DiVE on in

Last week, Capcom released a video game called Mega Man X DiVE Offline on Steam. It’s a bit of a weird title, because… Offline?

The story behind that little oddity is simple: it used to be a mobile game, now it’s been released as a standalone PC game. All the monetization elements have been stripped out, and all of the game’s content is free to unlock for every player, no matter how often or when they play. Oh, and it’s $40 now instead of free-to-play.

I’m a huge fan of this model. I would say that I’d like to see more free-to-play games sold as complete packages like this, but in reality, a lot of the jank associated with mobile games still exists, so it’s still not really an ideal experience. You won’t ever have to pay for gacha pulls to get that character you want, but you will still have to grind for it.

Anyway, I could write more, but I already recorded and posted a whole video of the first 45 minutes of gameplay, so you can sort of see how it all works below. If I recall correctly, I was initially kind of on the fence about this one, but spoiler: it ends up being pretty fun once you get past the boring first couple of worlds.

2021 Reflections: Part 4: The Runners-up.

“But Ryan!” you shout, incredulously “Where was Part 3??”

I’ll tell you where Part 3 is. It’s here. I just didn’t add it to the post title, because I didn’t want to. There you go. There’s no lost chapter or anything. Just me being silly and inconsistent.

Anyway, just for kicks, here is the list of video games that I had considered for my 2021 Top 10 list, but didn’t quite make the cut. I think that these are all great games, but they just didn’t affect me the same way that the winners did. I would absolutely recommend any game from this list.

  • Downfall (PC)
  • Ys Origin (Switch)
  • Ys I: Ancient Ys Vanished ~ Omen (PC)
  • Ys II: Ancient Ys Vanished ~ The Final Chapter (PC)
  • Power Wash Simulator (PC)
  • Deltarune: Chapter II (PC)
  • Alisa (PC)
  • Kathy Rain: The Director’s Cut (PC)
Continue reading 2021 Reflections: Part 4: The Runners-up.

x0.87 casting time

It’s been a while since I wrote a post that necessitated use of the “mobile games” tag. So… here goes?

I was idly watching YouTube last week, as I do, and felt like something was off. Like something needed to keep my hands occupied while my mind was “occupied”. Mobile games are shallow and simple enough to fill that need, but I only have Pokémon Go and SINoALICE on my phone, and neither felt right for that particular moment.

To sum up the next 20 minutes: I spent some time Googling what the best iOS clicker games were, and then poking around on the App Store for the results, to try to see if their descriptions and presentations matched the hype. Did you know that they don’t make apps without the “in-app purchases” tag anymore?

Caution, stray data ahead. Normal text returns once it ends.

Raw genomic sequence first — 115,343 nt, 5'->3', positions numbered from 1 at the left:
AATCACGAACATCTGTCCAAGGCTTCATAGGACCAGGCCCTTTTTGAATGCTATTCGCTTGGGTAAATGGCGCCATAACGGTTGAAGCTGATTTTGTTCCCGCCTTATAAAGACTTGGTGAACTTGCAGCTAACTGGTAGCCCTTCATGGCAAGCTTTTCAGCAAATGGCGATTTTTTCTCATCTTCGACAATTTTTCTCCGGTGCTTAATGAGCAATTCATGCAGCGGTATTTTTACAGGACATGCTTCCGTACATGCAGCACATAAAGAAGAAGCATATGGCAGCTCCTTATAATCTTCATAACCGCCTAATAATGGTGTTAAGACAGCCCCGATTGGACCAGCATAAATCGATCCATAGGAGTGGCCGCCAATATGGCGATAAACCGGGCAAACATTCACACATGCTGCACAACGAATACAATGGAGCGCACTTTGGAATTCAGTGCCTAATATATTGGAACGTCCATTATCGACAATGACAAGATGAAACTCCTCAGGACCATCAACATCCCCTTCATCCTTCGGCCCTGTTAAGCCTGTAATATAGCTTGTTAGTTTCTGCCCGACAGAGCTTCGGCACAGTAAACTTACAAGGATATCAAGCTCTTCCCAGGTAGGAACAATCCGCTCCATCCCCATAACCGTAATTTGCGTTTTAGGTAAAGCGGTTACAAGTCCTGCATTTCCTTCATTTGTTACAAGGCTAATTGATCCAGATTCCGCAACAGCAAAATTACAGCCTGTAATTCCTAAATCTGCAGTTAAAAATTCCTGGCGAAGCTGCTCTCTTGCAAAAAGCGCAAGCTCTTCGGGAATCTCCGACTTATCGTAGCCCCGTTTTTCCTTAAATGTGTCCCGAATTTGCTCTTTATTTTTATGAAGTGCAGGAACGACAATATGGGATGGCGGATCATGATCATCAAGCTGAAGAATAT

Continue reading x0.87 casting time

TE’s Top Games of 2020

2020, as I’m sure you’ve heard many times, was a heck of a strange year. And to cap it off, I’ve got a heck of a strange Top 10 Video Games list for you.

Longtime readers might know that I don’t always play by the same rules for this annual listicle. The rule for candidacy this time around is simple: It must be a game that I played for the first time in 2020. That is it. That is the one and only criteria that I’m using to decide which titles are eligible. I’ve also decided to do away with the “must have beaten it” rule, because it seems unnecessary.

My selection process was this: I made a big spreadsheet of every game I played in 2020 (total of 118), removed any that didn’t meet my specification (47), and then narrowed it down to 28 frontrunners. From there, I simply looked at the list and picked the ones that I had the most positive emotional reactions to while reading their titles. By some wonderful coincidence, that left me with a clean list of 10 games. Neat!

And here are my selections, presented in the order that I played them:

Continue reading TE’s Top Games of 2020

Monthend Video Game Wrap-Up: December 2020

~ Game Over ~

Paratopic (Switch) – I honestly have no idea what happened here. It’s roughly an hour of what I imagine a really low-key drug trip must be like. That said… I liked it. I played it a second time to see if there were different story paths, and you can diverge a bit to find some neat stuff, but it’s a really slow game, which made the replay very tedious.

Spec Ops: The Line (PC) – Pew-pew shootmans game wherein I recorded my playthrough. You can watch it here. (tldw: Game is v good, my recording framerate was v bad.)

Hyrule Warriors: Age of Calamity (Switch) – I think that this is an overall better game than the original Hyrule Warriors, though it just didn’t quite click with me in the same way. I liked it, I really did, but mostly it just made me want to play Breath of the Wild again.

A Knight’s Quest (Switch) – An adventure that was clearly inspired by Zelda, but also had a little Mario thrown in for flavour. Buggy as all heck, but still playable and mostly fun. Combat made a hard transition from mindless button mashing to intensely frustrating near the end, and between that and one atrocious boss fight, I just about gave up on the game. The soundtrack is way better than it has any right to be.